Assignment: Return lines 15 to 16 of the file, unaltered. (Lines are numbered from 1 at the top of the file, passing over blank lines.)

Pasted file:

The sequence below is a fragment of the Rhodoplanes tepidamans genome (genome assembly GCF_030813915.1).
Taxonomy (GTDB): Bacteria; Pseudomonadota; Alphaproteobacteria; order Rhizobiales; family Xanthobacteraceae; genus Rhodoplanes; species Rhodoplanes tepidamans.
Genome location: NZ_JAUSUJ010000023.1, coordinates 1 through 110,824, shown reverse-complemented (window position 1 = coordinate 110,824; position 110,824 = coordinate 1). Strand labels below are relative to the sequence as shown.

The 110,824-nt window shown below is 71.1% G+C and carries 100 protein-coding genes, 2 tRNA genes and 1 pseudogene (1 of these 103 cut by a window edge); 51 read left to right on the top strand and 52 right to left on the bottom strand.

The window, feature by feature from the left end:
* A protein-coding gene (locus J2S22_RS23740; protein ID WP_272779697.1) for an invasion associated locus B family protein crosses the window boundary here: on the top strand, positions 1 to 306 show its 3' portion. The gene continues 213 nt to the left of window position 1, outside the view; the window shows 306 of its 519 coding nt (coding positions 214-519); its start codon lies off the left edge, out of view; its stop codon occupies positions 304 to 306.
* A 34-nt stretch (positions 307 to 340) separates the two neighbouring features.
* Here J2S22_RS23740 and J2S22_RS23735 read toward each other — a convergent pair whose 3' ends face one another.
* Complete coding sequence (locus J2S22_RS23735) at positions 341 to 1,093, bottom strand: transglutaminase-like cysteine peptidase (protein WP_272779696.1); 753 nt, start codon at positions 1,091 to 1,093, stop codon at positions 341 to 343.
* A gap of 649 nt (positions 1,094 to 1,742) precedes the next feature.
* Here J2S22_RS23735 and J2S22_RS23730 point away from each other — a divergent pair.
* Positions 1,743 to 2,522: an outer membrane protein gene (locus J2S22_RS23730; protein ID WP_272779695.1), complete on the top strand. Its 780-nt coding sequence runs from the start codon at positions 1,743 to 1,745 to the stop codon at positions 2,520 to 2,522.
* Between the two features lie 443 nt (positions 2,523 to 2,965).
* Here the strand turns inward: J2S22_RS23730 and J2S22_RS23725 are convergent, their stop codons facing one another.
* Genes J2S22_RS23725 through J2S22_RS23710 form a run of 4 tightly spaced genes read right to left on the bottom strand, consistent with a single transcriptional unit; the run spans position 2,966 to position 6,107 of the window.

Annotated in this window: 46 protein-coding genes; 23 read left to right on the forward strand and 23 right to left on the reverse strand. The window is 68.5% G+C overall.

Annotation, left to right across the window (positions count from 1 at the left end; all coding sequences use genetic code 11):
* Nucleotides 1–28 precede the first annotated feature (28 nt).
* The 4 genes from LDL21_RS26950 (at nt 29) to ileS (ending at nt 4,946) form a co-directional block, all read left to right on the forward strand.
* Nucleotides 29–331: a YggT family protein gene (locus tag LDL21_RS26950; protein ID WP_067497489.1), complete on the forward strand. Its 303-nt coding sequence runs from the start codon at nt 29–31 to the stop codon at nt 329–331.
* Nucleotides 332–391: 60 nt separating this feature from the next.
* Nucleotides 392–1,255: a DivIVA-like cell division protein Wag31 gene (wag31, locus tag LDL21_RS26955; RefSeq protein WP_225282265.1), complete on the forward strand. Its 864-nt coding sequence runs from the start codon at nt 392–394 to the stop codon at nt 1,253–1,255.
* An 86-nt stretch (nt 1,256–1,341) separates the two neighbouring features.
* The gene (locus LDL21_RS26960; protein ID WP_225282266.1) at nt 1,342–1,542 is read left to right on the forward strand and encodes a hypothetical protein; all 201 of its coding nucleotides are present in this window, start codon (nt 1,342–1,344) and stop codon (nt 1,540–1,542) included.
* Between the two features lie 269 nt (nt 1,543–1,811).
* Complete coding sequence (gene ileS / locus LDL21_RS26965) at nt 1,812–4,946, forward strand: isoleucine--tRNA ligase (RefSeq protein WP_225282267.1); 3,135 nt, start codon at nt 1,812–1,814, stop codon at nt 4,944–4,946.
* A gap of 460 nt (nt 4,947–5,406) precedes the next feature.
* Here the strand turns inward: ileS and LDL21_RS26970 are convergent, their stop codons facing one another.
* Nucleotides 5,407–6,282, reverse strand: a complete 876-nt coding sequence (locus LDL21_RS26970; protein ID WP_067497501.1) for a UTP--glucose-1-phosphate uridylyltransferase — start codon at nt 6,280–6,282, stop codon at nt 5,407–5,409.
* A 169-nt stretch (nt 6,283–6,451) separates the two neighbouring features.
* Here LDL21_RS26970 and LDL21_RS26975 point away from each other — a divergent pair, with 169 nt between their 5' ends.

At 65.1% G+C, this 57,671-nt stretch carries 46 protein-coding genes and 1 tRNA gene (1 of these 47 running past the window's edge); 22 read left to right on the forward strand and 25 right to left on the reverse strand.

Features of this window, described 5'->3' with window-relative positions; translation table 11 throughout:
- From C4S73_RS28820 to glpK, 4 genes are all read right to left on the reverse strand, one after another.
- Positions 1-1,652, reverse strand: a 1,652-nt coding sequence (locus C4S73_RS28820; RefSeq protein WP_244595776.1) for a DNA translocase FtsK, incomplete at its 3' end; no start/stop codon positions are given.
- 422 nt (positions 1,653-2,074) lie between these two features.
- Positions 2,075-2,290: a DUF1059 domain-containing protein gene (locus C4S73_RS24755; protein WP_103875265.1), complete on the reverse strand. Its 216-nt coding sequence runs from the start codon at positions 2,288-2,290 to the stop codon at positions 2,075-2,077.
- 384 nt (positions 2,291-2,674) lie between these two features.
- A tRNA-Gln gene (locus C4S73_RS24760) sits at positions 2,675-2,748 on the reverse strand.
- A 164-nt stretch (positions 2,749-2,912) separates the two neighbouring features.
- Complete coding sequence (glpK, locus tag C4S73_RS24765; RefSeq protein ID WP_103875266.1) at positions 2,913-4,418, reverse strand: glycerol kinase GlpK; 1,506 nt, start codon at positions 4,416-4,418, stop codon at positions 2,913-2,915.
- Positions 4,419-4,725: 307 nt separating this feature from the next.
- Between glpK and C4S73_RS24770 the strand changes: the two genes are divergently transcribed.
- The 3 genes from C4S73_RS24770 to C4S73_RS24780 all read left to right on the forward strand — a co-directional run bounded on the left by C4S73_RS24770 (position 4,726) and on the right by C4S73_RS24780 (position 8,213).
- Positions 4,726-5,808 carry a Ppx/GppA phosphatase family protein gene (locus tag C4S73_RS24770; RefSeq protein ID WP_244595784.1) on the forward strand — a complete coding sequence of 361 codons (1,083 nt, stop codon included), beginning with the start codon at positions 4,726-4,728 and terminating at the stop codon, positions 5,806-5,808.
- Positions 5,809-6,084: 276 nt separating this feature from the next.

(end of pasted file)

* Genes J2S22_RS23725 through J2S22_RS23710 form a run of 4 tightly spaced genes read right to left on the bottom strand, consistent with a single transcriptional unit; the run spans position 2,966 to position 6,107 of the window.

Annotated in this window: 46 protein-coding genes; 23 read left to right on the forward strand and 23 right to left on the reverse strand. The window is 68.5% G+C overall.